Going back to school during 1902
MORELAND – Due to a photo dated back to 1902, an account of the Laurel Run school located in the south east corner of Moreland Township has survived. The picture holds special significance as it was the year Miss Johanna Heydenreich made her teaching debut. The 18-year-old is easily identified in a studious pose holding an open book.
The school’s name was derived from the stream which borders the school yard. Tributaries of the Laurel Run begin in nearby Columbia County and flows to Opp where it empties into Little Muncy Creek.
Erected in 1887, later than most country schools, it replaced Ball School at the north end of what is now Jay Snyder Road. So steeped in time was the relocation that Ball School was omitted from the book entitled, “One Room Schools of Lycoming County.” Ball School was named for the Charles and Elizabeth (Sones) Ball family, who in 1840 purchased a parcel of land being divided from the large holdings of Elizabeth White. The school is clearly shown on the township’s 1873 atlas map and listed in the non-taxable section of the township’s tax records.
The reason for relocation is unknown. Ball School sat atop a windswept hill while Laurel Run lies in a protected valley. At any rate, both served the same area of residences.
By the time the 1902 group photo was taken, the building shown was 25 years old.
For Miss Heydenreich, her teacher’s wage would have been important as her mother, Elizabeth “Lizzie” Miller and widow of Tobias Heydenreich, was raising younger children. It was a 10-mile round trip from her Montour County home to the school. Later, a Greenwood Valley School was another position she held until marriage to Bruce “Irvin” Vandine curtailed her career. The couple raised a family in adjoining Madison Township, where Johanna was active in a Lutheran church serving as organist.
Surnames of many of the 1902 students are familiar but as some moved from the area and also due to changing of women’s names, research is a challenge. However, many are known to have descendants among current local families.
Of the Derr sisters, Geraldine wedded Lawrence “Skip” Hilner, while Mabel married a DeMott whose family operated the former Eyers Grove Mill.
Dora Williams and Bert Ritter wedded and resided near Chestnut Grove School. Many are their descendants including the proprietress of Alechia’s House of Country near Muncy.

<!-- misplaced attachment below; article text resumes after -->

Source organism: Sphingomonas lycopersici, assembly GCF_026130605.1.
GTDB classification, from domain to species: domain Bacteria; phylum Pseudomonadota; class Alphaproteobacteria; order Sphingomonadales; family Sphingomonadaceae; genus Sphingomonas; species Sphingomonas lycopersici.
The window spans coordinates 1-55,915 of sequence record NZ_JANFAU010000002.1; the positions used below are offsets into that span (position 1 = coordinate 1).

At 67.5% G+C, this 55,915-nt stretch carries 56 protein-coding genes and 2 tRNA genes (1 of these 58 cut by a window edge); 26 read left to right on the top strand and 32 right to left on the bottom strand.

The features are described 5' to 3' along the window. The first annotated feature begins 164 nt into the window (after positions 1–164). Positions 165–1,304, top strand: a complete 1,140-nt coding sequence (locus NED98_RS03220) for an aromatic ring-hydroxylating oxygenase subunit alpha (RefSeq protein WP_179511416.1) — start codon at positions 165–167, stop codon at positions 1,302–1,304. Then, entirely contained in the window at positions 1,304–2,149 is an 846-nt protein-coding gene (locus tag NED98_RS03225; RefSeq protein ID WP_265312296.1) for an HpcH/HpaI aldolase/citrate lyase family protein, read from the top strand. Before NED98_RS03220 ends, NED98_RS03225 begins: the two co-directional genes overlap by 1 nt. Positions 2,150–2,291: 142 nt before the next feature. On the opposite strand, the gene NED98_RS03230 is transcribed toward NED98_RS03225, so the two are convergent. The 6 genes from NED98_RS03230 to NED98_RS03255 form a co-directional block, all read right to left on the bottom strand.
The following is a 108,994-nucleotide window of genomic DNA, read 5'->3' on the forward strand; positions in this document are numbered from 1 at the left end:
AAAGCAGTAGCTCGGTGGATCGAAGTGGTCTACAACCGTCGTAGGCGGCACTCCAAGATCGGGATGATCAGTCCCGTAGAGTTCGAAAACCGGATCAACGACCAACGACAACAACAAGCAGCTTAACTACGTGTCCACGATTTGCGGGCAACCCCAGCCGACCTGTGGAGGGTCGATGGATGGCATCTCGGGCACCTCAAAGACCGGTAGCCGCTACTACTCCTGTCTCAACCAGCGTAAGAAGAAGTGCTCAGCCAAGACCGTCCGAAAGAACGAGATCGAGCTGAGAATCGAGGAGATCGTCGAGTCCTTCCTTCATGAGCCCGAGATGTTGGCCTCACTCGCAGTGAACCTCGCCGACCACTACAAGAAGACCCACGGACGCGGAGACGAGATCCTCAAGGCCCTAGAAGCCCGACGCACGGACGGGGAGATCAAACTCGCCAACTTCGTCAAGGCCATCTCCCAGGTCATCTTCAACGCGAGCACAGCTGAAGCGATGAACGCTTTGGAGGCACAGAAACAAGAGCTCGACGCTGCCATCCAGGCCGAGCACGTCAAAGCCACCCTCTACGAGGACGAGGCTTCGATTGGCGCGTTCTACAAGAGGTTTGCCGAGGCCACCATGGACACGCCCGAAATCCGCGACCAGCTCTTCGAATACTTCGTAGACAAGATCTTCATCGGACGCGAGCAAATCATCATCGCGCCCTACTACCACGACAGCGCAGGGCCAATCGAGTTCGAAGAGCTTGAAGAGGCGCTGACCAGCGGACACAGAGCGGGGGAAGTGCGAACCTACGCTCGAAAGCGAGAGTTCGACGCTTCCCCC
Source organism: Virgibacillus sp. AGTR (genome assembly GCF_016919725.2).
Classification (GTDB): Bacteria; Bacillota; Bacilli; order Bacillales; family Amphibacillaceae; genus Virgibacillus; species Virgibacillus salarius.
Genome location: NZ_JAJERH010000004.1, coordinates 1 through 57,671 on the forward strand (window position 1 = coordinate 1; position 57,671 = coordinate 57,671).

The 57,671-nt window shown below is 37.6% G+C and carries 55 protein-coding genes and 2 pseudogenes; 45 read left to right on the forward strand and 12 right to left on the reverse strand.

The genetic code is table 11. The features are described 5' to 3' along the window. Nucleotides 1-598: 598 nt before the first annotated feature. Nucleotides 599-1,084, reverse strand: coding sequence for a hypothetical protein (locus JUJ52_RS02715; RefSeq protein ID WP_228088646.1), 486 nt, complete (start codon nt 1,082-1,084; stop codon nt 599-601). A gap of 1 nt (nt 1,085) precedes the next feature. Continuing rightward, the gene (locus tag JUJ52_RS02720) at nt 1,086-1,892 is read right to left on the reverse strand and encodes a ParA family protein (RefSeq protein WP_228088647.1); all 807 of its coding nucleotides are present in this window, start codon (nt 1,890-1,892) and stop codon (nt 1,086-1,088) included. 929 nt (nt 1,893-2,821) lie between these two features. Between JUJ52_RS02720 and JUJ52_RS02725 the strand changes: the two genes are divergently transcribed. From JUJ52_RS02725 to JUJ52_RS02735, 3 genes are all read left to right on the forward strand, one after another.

Of the Faus sisters, Erma married Brady Gardner and lived on Funston Hill Road not far from the Ritter family. Son Harold and daughter Cindy have homes on the farmstead.
Ina married Clinton Snyder and for many years operated a roadside grocery and gas station known as Hemlock Grove on the west side of Gobbler’s Knob. To this day, Ina’s son, James and his sons David and Jeff, reside on parts of the Faus family farm.
Minnie Ball, the wife of WWI veteran Lewis O. Kerstetter was childless.
After marrying Frederick Heydenreich, Johanna’s former student Laura Gardner became her sister-in-law.
Thirty one years later and after graduating from Muncy Normal School, Fred and Laura’s Heydenreich’s daughter Myrtle began her teaching career at the same school. Thus, the niece of the 1902 teacher, began another of the family’s cycle in education. Myrtle later taught third grade in the Montoursville School District at the school on Montour Street and later Lyter from which she retired. During this time she rented an apartment in Hughesville and on weekends returned to Bloomsburg where her widowed mother served as bookkeeper for the business of son Luther Heydenreich who’d purchased Sones Coal Yard.
Myrtle remained single though she’d had a lengthy engagement with Harvey Fortner of Hughesville, both remained longtime caregivers to their elderly mothers.
Many will remember Myrtle from decades of office work with the Lycoming County fair, where her brother and late sister-in-law Robert and Mary Ann (Stoltz) Heydenreich were officers.
Myrtle’s younger and only sister Alta Hilner, drew the likeness of Laurel School for her sister’s stone at Katy’s Church cemetery. Etched on a black background, a time in the 1930’s is remembered as the beginning of a lifelong career involving hundreds of youngsters in Moreland and Montoursville.
Laurel School closed at the end of the spring session in 1948, its remaining students dispersed between Eight Square and Opp Schools. Busing had become available making schools within walking distance of each residence obsolete. Catharine Ritter was the last teacher at the wooden structured school along the Laurel Run. The building remains and serves as a garage/workshop.